Directed by: Samira Makhmalbaf

(85 mins) This is the winning film debut by the great Iranian director Mohsen Makhmalbaf's daughter, Samira Makhmalbaf, who was 17 years old when she made this film. The Apple tells the true story, using the actual people who lived this tale, of two 12 year-old twin girls in Tehran - Zahra and Massoumeh, who have been confined to their home all their life. Their mother is blind and their father is a strict religious man who is concerned about their honor should they be left on their own or subjected to the sinful influences of the outside world while he is out of the house. Consequently the girls have been locked in their home for twelve years, live unbathed, can scarcely walk, and can only speak in inarticulate grunts. The neighbors, concerned at the situation, inform the health and welfare authorities who examine the situation and warn the man that the girls will be taken into care if their circumstances do not improve. When the social worker returns to check on the girls however, she finds them once again locked-up by their father. Even when freed, the girls are initially unable to function in a world they have no conception of and return to the only place they are familiar with – their backyard. The social worker needs to employ stronger measures to ensure their freedom and development.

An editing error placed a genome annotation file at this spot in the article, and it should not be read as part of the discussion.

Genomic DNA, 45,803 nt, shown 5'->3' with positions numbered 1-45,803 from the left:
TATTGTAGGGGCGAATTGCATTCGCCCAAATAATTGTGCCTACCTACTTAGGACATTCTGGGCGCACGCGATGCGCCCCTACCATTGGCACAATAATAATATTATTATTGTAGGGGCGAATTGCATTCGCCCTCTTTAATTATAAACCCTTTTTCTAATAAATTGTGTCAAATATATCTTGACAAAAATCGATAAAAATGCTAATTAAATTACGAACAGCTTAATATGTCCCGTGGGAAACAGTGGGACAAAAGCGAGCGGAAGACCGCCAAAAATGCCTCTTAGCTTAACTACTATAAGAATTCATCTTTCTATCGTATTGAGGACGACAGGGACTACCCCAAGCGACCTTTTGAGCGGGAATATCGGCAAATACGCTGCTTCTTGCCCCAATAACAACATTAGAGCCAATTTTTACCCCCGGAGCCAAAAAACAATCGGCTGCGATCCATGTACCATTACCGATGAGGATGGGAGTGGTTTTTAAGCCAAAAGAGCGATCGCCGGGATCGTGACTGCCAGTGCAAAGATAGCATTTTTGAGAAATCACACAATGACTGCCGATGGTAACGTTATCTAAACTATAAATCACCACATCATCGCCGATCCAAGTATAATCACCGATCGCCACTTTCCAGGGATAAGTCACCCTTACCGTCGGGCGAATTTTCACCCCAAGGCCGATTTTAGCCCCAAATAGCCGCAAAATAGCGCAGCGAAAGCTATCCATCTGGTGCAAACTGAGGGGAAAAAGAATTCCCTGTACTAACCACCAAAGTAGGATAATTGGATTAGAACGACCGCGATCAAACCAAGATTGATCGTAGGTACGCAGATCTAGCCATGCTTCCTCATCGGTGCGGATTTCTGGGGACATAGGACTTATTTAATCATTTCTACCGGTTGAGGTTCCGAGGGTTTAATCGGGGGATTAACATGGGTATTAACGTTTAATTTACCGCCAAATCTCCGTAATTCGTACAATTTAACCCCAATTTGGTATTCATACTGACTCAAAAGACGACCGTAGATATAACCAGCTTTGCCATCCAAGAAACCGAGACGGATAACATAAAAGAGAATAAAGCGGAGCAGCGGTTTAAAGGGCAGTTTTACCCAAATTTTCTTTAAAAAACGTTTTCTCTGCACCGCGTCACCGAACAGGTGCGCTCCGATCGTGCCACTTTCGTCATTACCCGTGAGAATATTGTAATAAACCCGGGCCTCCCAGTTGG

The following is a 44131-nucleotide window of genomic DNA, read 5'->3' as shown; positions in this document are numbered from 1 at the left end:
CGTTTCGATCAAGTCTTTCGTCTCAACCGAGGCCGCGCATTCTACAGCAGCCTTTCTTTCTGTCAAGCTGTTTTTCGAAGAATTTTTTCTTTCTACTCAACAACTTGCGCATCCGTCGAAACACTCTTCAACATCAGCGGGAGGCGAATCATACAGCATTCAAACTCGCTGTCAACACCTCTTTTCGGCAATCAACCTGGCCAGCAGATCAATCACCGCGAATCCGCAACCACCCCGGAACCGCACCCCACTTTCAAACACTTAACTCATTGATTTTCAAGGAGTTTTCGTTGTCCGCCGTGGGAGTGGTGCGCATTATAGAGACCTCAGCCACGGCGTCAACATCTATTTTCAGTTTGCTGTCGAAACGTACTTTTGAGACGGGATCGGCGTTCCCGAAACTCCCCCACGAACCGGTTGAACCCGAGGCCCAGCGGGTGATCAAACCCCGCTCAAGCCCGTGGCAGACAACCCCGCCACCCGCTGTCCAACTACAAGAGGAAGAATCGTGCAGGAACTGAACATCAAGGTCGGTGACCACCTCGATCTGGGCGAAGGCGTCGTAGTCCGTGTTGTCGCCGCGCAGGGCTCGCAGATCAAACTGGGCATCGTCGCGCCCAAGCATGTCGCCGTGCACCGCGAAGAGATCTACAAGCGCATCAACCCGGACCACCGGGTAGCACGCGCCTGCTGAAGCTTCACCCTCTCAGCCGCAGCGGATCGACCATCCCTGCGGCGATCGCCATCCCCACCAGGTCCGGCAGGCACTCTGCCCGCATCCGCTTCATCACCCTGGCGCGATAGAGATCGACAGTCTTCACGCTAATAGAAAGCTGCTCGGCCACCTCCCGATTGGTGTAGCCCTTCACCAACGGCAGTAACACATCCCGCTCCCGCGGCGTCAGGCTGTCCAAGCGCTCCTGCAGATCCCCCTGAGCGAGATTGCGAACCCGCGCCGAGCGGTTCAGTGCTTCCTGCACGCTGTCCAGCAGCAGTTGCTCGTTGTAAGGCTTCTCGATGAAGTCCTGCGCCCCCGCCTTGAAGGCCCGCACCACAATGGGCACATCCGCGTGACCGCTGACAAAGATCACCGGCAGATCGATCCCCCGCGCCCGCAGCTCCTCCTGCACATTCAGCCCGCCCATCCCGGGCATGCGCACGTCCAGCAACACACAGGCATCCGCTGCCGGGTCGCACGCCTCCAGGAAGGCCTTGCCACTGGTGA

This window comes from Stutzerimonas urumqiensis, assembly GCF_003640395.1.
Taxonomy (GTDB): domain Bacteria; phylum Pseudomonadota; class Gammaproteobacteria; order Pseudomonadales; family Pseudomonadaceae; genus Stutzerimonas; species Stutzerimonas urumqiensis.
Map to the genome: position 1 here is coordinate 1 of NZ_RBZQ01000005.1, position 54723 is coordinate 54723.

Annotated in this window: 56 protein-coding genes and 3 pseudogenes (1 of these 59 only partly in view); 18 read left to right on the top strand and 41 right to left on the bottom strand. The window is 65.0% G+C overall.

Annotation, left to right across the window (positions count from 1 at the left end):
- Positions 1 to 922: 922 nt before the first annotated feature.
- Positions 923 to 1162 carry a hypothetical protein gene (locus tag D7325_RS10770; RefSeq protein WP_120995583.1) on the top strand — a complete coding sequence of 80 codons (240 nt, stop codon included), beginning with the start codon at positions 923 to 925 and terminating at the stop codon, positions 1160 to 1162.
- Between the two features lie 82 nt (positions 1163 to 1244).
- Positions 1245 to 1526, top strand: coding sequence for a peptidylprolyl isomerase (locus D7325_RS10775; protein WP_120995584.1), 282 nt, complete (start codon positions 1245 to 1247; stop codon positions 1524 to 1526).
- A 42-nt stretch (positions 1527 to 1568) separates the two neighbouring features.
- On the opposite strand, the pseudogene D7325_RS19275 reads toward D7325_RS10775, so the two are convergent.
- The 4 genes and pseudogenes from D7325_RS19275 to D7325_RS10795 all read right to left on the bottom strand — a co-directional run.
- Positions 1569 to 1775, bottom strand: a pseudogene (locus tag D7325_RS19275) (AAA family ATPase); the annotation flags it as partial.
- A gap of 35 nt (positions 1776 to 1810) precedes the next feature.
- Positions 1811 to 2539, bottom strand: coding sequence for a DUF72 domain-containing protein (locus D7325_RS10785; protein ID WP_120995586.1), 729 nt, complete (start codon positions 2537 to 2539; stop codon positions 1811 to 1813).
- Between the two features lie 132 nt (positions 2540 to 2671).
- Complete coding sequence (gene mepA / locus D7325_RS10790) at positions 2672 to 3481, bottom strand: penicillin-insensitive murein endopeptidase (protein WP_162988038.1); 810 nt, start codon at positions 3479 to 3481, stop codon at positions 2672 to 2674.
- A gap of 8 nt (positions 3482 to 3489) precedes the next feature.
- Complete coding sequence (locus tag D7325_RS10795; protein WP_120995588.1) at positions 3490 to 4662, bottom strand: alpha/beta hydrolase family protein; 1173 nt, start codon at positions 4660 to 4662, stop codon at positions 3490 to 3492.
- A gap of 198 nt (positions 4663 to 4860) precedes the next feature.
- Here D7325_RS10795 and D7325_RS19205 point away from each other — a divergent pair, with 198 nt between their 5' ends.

In Farsi with English subtitles.